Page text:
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This article in CS

  1. Vol. 19 No. 1, p. 70-75
     
    Received: June 15, 1978


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doi:10.2135/cropsci1979.0011183X001900010016x

Photosynthetic Selection of Zea mays L. II. The Relationship Between CO2 Exchange and Dry Matter Accumulation of Canopies of Two Hybrids1

  1. D. M. Vietor and
  2. R. B. Musgrave2

Abstract

Abstract

Carbon dioxide exchange rate (CER) responses to irradiance level and temperature, and dry matter accumulation of the above-ground portion of plants, were measured for field-grown multiplant canopies of the maize (Zea mays L.) hybrids NY821 L1 ✕ C153 L1 and NY821 H6 ✕ C153 L3. A semiclosed and an open arrangement of a field scale gasometric system were used to measure the CER's in daylight and in darkness respectively. The objective of the measurements as to relate canopy CO2 exchange to dry matter accumulation rate of the above ground portion of the field grown canopies of each hybrid during grain filling.

Variation of solar irradiance at the top of the canopies and of plant age accounted for more than 90% of the variation of CERs measured in daylight. Variation of air temperature accounted for more than 77% of the variation of the CER's in darkness. The mean CERs in the dark changed less than 23 and 13% at 15 and 30 C, respectively, from the early dough to late dent stage. The CO2 efflux in darkness was attributed largely to maintenance metabolism in vegetative tissues because the small changes or reductions of CERs in darkness were observed while mean cob and kernel dry weights increased 220% from early dough to late dent.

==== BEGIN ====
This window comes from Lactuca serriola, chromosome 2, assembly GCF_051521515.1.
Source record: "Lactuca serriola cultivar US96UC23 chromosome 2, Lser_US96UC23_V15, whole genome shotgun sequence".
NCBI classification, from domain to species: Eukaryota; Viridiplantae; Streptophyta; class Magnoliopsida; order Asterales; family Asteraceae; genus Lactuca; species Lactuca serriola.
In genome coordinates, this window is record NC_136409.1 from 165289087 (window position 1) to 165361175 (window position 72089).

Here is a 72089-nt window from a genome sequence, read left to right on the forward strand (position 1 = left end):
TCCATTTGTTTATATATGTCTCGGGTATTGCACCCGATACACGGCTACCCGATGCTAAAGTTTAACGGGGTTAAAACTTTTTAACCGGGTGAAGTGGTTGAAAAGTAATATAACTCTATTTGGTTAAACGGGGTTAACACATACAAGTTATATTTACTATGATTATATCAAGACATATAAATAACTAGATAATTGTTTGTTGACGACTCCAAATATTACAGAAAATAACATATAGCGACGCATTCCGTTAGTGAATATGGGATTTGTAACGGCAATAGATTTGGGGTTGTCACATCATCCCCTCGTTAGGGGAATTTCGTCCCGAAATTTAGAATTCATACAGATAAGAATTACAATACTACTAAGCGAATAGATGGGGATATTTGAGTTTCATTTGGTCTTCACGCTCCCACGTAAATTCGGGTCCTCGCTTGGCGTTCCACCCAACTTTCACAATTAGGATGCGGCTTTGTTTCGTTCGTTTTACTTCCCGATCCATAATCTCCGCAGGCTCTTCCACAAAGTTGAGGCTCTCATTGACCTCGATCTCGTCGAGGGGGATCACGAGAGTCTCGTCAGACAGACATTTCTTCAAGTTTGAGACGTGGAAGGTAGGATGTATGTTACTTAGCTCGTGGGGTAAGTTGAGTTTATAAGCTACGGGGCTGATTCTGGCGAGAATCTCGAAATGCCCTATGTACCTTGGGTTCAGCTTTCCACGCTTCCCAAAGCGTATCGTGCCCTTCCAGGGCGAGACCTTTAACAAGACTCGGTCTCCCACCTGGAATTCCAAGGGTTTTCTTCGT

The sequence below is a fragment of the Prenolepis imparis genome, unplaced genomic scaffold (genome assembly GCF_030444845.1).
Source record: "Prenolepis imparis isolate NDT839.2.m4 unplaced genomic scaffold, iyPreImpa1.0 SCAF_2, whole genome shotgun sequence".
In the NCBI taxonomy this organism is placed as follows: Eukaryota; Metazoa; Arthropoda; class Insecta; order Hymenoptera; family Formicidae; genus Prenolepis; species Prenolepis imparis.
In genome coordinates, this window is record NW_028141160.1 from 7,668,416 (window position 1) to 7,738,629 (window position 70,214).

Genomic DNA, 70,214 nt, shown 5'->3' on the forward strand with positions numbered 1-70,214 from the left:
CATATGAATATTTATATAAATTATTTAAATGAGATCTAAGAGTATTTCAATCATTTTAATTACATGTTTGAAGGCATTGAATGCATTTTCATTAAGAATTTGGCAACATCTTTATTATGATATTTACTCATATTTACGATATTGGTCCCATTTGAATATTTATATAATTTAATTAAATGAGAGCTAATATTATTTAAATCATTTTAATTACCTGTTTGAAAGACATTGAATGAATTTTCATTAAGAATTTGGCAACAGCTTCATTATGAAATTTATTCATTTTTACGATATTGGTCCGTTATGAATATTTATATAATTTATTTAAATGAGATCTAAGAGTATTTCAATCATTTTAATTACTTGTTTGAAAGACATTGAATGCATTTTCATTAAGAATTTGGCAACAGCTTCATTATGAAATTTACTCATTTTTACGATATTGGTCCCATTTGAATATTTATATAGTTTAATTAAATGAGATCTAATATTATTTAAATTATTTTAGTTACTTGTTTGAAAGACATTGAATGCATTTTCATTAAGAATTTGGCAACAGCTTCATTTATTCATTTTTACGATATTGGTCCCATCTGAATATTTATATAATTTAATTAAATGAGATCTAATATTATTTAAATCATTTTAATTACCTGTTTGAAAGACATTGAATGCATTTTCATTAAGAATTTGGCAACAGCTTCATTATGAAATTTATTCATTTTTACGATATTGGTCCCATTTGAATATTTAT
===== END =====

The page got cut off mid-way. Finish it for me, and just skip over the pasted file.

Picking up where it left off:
Cumulative CO2 exchange from early dough to late dent was computed from regression models of the irradiance and temperature responses for each hybrid, and climatic data. The ratio of above-ground dry weight change to cumulative CO2 exchange deviated from an expected value of 0.65 for both hybrids: they were 0.77 and 0.59 for L1 ✕ L1 and H6 ✕ L3, respectively.

A dry weight loss of from 11.7 to 16% from the vegetative tissues was larger than the substrate requirement for the estimated CO2 efflux that was attributed to maintenance metabolism from early dough to late dent. Part of the weight loss could have resulted from remobilization of stored carbohydrates from the vegetative tissues to the cob and kernels.

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